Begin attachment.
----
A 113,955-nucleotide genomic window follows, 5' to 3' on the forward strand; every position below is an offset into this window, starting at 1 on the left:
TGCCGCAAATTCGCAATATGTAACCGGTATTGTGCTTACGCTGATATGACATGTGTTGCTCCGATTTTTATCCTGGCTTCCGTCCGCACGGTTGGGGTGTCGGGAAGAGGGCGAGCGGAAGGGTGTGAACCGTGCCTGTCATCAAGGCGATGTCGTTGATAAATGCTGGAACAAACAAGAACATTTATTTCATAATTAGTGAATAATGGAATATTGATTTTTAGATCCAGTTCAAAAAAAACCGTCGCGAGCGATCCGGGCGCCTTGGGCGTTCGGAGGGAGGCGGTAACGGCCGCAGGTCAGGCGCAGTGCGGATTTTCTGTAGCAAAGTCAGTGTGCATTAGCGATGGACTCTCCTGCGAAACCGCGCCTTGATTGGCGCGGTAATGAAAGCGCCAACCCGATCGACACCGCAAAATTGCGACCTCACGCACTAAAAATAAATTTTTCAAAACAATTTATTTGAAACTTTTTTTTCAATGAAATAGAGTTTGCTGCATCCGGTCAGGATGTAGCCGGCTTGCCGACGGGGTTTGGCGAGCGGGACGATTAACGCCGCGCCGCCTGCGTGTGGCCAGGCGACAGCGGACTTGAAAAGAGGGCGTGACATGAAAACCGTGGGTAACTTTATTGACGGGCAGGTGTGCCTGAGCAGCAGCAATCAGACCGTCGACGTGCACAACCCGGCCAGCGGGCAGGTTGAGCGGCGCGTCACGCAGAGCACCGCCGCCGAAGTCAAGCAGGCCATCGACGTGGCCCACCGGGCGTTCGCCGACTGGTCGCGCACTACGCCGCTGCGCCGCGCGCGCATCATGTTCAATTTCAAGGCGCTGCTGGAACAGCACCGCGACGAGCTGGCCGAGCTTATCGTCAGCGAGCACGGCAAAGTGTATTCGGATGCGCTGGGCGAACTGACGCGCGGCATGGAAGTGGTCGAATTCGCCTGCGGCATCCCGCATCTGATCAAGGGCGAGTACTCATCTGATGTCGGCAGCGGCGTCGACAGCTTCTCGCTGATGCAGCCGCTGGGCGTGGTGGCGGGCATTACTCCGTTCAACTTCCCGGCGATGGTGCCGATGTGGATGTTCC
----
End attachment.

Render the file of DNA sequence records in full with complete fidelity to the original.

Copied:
A 113,955-nucleotide genomic window follows, 5' to 3' on the forward strand; every position below is an offset into this window, starting at 1 on the left:
TGCCGCAAATTCGCAATATGTAACCGGTATTGTGCTTACGCTGATATGACATGTGTTGCTCCGATTTTTATCCTGGCTTCCGTCCGCACGGTTGGGGTGTCGGGAAGAGGGCGAGCGGAAGGGTGTGAACCGTGCCTGTCATCAAGGCGATGTCGTTGATAAATGCTGGAACAAACAAGAACATTTATTTCATAATTAGTGAATAATGGAATATTGATTTTTAGATCCAGTTCAAAAAAAACCGTCGCGAGCGATCCGGGCGCCTTGGGCGTTCGGAGGGAGGCGGTAACGGCCGCAGGTCAGGCGCAGTGCGGATTTTCTGTAGCAAAGTCAGTGTGCATTAGCGATGGACTCTCCTGCGAAACCGCGCCTTGATTGGCGCGGTAATGAAAGCGCCAACCCGATCGACACCGCAAAATTGCGACCTCACGCACTAAAAATAAATTTTTCAAAACAATTTATTTGAAACTTTTTTTTCAATGAAATAGAGTTTGCTGCATCCGGTCAGGATGTAGCCGGCTTGCCGACGGGGTTTGGCGAGCGGGACGATTAACGCCGCGCCGCCTGCGTGTGGCCAGGCGACAGCGGACTTGAAAAGAGGGCGTGACATGAAAACCGTGGGTAACTTTATTGACGGGCAGGTGTGCCTGAGCAGCAGCAATCAGACCGTCGACGTGCACAACCCGGCCAGCGGGCAGGTTGAGCGGCGCGTCACGCAGAGCACCGCCGCCGAAGTCAAGCAGGCCATCGACGTGGCCCACCGGGCGTTCGCCGACTGGTCGCGCACTACGCCGCTGCGCCGCGCGCGCATCATGTTCAATTTCAAGGCGCTGCTGGAACAGCACCGCGACGAGCTGGCCGAGCTTATCGTCAGCGAGCACGGCAAAGTGTATTCGGATGCGCTGGGCGAACTGACGCGCGGCATGGAAGTGGTCGAATTCGCCTGCGGCATCCCGCATCTGATCAAGGGCGAGTACTCATCTGATGTCGGCAGCGGCGTCGACAGCTTCTCGCTGATGCAGCCGCTGGGCGTGGTGGCGGGCATTACTCCGTTCAACTTCCCGGCGATGGTGCCGATGTGGATGTTCC